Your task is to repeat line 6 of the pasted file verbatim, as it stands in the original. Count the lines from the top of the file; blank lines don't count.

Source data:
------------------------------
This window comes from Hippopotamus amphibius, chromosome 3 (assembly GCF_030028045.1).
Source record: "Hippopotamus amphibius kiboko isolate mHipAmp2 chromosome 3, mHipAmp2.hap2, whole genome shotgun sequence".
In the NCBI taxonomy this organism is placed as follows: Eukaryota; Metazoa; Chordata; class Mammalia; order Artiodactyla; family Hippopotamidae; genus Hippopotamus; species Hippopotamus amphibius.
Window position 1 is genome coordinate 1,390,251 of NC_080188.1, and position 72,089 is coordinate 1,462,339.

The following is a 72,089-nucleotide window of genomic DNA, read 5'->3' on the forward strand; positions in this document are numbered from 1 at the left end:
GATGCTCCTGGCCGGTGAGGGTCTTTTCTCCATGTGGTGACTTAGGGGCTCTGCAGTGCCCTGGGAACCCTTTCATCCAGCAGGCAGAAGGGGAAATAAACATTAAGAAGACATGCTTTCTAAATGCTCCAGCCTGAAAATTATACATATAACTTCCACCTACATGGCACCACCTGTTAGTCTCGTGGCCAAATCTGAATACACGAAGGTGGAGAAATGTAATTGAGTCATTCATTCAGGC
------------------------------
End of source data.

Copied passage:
GATGCTCCTGGCCGGTGAGGGTCTTTTCTCCATGTGGTGACTTAGGGGCTCTGCAGTGCCCTGGGAACCCTTTCATCCAGCAGGCAGAAGGGGAAATAAACATTAAGAAGACATGCTTTCTAAATGCTCCAGCCTGAAAATTATACATATAACTTCCACCTACATGGCACCACCTGTTAGTCTCGTGGCCAAATCTGAATACACGAAGGTGGAGAAATGTAATTGAGTCATTCATTCAGGC